All my life I was an avid hiker and mountaineer, but rock climbing has always scared me. I could never understand what possessed people to climb vertical walls. I was paralyzed by fear just thinking about it.
Then, at the age of 36, I bought shoes, a harness, a few carabiners, a chalk bag, and signed up for a class in technical rock climbing. I learned how to build anchors, to rappell, to belay and to climb.
Once you get off the gound just six feet on a vertical wall, and you look down, it looks far, and it is potentially deadly. You don’t need to go very high to forget all petty thoughts, all worldly problems or issues. You leave the entire “gross domestic product world” behind, and you focus on what really matters – the next foot or handhold.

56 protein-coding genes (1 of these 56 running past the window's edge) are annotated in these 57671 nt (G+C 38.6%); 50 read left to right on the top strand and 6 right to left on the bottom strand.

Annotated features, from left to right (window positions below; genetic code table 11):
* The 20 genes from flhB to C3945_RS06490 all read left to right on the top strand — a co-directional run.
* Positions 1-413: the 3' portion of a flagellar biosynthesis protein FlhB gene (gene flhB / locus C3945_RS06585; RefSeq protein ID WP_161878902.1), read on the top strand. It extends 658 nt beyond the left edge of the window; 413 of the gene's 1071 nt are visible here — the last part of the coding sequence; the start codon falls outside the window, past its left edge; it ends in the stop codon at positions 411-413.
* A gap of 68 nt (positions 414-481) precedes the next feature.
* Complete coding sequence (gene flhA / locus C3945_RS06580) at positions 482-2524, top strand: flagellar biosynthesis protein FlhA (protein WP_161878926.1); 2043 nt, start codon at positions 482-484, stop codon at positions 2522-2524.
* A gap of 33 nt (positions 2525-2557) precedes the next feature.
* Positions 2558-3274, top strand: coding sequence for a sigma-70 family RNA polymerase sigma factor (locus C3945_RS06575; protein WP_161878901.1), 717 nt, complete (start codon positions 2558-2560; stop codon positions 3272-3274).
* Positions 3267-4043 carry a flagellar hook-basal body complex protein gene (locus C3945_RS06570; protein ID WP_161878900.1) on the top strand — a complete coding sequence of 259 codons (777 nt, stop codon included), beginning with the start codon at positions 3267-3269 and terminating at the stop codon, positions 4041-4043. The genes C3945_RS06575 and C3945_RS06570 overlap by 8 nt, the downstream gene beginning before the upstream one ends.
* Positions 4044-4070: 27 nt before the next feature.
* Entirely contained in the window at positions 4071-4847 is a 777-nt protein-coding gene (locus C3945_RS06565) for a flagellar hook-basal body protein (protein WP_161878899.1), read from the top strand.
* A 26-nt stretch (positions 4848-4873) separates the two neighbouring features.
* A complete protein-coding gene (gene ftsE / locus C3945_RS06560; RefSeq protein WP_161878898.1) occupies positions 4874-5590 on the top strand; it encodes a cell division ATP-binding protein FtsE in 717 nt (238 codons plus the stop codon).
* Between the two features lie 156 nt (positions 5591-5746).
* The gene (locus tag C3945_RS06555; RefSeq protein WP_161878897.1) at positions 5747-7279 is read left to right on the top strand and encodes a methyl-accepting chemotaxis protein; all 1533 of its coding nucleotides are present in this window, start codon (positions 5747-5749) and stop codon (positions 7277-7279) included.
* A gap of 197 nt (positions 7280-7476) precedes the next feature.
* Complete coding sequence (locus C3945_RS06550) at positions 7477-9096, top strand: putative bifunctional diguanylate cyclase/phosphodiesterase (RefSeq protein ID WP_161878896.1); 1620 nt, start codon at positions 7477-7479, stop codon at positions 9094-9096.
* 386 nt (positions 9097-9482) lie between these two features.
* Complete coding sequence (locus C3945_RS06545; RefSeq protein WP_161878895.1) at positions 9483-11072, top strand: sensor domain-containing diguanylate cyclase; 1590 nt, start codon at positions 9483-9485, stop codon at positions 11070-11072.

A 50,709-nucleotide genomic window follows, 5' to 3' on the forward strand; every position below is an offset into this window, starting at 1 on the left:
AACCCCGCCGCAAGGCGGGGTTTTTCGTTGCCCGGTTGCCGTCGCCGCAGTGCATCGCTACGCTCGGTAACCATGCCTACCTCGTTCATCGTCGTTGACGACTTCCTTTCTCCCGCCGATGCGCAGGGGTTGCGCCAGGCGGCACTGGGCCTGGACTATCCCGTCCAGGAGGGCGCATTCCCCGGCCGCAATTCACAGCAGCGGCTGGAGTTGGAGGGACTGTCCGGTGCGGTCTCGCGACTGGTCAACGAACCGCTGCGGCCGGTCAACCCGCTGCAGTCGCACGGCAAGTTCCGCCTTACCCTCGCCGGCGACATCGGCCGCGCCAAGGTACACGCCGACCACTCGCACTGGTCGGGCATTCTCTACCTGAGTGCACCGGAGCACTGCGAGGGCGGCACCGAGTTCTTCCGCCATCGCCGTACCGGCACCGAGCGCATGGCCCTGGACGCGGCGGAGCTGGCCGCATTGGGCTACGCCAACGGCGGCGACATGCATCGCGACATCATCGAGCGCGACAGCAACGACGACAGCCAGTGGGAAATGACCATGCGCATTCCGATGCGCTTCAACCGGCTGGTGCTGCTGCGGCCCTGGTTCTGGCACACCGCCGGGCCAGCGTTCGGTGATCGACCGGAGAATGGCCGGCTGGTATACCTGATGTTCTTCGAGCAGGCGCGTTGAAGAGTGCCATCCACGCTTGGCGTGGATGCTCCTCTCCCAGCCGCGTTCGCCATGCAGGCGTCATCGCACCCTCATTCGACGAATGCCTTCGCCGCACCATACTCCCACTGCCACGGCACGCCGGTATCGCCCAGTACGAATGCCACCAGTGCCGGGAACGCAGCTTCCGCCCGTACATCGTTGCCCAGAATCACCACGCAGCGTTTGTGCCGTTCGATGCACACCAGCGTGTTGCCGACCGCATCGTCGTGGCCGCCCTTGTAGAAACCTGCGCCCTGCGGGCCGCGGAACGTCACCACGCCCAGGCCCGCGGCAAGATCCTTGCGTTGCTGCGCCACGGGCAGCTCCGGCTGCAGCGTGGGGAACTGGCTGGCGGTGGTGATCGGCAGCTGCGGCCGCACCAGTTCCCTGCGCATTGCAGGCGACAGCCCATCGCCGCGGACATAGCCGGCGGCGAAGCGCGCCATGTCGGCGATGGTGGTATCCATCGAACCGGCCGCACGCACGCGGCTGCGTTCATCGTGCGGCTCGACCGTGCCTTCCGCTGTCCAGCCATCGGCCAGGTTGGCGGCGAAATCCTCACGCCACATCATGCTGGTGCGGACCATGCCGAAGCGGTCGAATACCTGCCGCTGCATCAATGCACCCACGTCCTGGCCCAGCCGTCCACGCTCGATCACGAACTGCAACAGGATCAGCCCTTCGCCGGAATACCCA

Before making that reach, letting go with one hand to reach up to the next handhold, switching from four-point contact with the wall to a temporary three-point contact, you think about your harness and whether you remembered to double-back the buckle properly, you can’t remember if you locked the carabiner that ties into the rope. Could it have a hairline crack? You look down and check your figure-eight knot and make sure it’s done right. How old is that rope anyway? How about the anchor? Is it really going to hold if I fall?
Panic sets in. Hands start slipping. Time to make the reach. Go. Reach!
Whew. It worked. Next step.
Your mind is singly focused on nothing but you, your equipment and the wall.
Then I see videos of climbers, like Alex Honnold below, who do incredibly difficult climbs without any protection. When a minor thing goes wrong for a cyclist, he pulls over. When a minor thing goes wrong for a climber…